Joint Elements

A joint is used to connect the other elements, guaranteeing slope and curvature continuity in the
direction.^{2.8} A joint is used any time the vertical angle
at the end of one element is not equal to the vertical angle at the beginning of the next element. Five parameters are needed to specify a joint. See figure 2.10.

**initial vertical angle**- The vertical angle at the beginning of the joint.
**final vertical angle**- The vertical angle at the end of the joint.
**radius**- The minimum radius of the joint. This is the constant radius of curvature in the circular region of the joint.
**entrance clothoid angle**- Clothoid 1 is the region in which the curvature varies from zero to . The vertical angle change experienced by the car as it traverses clothoid 1 is . The entrance clothoid angle must not be larger than the total included angle of the joint.
**exit clothoid angle**- Clothoid 2 is the region in which the curvature varies from back to zero. The vertical angle change experienced by the car as it traverses clothoid 2 is . The exit clothoid angle must not be larger than the total included angle of the joint.

Joints are used to connect the standard elements whenever there is a vertical angle change between the end of one element and the beginning of the next. Since the vertical angles at the ends of the standard elements are specified by those elements, the vertical angles at the ends of the joint are not directly specified. Instead, these angles are chosen to be the same as those of the adjacent elements.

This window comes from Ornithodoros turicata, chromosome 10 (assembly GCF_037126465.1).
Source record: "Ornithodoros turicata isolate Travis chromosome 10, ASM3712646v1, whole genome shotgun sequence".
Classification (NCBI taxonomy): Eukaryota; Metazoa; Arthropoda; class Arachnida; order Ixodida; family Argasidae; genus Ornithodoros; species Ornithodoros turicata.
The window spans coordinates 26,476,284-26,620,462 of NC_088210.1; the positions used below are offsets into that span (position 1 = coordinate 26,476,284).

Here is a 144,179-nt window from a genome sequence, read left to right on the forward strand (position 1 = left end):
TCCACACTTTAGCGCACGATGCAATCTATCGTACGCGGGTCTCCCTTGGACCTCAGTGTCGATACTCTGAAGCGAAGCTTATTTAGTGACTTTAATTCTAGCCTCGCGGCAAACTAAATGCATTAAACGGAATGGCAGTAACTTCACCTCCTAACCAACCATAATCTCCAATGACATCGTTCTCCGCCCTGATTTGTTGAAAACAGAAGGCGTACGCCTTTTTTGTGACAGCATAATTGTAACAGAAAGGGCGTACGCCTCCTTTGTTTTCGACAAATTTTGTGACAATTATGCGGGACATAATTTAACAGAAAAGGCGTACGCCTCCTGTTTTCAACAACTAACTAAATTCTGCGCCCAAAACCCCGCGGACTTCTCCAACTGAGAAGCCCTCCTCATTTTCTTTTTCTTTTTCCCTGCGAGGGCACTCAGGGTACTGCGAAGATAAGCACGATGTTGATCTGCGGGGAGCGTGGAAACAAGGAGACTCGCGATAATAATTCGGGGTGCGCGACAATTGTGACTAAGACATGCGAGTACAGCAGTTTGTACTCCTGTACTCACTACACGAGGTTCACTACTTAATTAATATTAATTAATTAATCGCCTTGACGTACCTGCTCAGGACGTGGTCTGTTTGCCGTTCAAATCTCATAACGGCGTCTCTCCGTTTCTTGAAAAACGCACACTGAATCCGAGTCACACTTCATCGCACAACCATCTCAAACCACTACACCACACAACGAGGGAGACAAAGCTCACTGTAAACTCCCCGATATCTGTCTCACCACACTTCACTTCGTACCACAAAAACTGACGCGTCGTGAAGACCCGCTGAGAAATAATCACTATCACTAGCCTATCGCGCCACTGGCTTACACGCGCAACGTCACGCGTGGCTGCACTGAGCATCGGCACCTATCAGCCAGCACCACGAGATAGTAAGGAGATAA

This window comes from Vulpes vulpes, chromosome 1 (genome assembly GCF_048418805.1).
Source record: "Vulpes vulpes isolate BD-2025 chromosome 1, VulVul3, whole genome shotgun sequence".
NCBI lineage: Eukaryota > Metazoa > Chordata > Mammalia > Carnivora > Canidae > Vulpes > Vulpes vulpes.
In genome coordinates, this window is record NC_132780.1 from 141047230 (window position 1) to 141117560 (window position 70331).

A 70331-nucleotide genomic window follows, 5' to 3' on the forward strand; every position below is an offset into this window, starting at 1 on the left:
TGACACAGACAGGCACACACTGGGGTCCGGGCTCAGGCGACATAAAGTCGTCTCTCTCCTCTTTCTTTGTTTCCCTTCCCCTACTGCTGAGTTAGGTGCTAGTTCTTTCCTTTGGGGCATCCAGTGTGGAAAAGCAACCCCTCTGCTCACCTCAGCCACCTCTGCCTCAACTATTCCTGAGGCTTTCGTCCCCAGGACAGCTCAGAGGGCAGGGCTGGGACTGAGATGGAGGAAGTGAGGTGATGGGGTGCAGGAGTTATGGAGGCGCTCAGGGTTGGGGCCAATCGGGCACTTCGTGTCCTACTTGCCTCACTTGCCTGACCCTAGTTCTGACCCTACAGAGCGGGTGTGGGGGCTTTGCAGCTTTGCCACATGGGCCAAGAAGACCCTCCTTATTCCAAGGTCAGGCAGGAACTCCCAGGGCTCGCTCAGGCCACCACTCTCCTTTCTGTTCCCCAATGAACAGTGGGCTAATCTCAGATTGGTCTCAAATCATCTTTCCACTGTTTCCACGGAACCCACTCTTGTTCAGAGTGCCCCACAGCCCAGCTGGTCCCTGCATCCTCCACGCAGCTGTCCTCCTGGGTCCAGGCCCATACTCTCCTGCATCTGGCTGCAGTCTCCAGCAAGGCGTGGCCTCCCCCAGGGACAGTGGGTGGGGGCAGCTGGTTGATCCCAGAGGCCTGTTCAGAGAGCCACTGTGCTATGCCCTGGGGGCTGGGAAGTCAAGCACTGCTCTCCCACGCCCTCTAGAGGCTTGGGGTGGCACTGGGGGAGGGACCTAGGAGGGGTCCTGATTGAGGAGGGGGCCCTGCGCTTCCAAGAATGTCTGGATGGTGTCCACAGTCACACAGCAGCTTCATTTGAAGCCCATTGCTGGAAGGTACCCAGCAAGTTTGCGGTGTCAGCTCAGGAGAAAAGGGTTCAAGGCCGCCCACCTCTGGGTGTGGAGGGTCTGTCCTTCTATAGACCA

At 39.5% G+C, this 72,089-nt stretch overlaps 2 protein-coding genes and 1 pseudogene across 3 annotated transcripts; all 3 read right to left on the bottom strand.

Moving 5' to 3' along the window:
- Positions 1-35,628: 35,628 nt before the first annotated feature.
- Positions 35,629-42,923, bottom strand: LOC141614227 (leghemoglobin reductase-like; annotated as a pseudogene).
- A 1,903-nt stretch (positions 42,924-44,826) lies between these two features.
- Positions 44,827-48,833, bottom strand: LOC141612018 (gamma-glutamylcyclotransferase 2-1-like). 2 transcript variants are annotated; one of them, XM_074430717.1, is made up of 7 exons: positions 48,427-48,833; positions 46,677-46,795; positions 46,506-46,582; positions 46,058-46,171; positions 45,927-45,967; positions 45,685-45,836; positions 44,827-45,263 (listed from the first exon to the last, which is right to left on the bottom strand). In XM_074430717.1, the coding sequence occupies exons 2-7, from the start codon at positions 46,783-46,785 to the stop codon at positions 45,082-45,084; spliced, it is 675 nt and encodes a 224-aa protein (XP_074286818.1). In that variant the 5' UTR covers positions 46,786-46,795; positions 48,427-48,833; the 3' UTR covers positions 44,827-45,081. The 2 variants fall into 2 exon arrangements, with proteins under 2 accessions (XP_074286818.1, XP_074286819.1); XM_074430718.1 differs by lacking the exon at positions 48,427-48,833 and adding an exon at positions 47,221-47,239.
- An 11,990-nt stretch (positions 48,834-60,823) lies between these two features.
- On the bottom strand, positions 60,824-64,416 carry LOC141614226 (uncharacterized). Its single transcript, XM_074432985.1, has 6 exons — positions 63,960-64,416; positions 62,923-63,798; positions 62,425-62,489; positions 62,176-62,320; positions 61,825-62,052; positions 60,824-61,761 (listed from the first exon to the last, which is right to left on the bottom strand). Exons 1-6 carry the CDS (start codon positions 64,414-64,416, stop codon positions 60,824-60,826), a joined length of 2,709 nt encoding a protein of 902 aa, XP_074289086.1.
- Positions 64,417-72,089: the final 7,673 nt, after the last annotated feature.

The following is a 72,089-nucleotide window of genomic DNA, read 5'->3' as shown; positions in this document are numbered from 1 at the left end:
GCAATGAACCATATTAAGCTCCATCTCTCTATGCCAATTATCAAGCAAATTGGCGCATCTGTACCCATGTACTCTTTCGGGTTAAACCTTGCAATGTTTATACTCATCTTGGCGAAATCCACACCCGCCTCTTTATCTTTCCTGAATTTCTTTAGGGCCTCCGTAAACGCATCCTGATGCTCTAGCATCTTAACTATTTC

The angle of the circular region is determined from the beginning and ending angles, and from
the clothoid angles.

The clothoid parameters are calculated in the same manner as for the other elements. Refer to section 2.1.2. The length of a joint is calculated from the equations for the arclength of a clothoid and of a circle.

All elements begin in the - plane. Since there is no curvature in a joint,
remains zero throughout. The initial and final azimuth angles are both zero.

(2.116) |

All sections are first calculated for an upward joint, i. e. . If the joint should be downward, the actual joint will be a mirror image of the one calculated. The joint is initially calculated as starting along the axis, therefore all that must be done to create the mirror image is to negate after the initial calculation. The joint region is then rotated to properly align it with adjacent track sections. For clothoid 1 and the circular region, this involves a rotation of radians about the axis. For clothoid 2 the rotation is radians. An illustration of the process of creating a joint is shown in figure 2.11.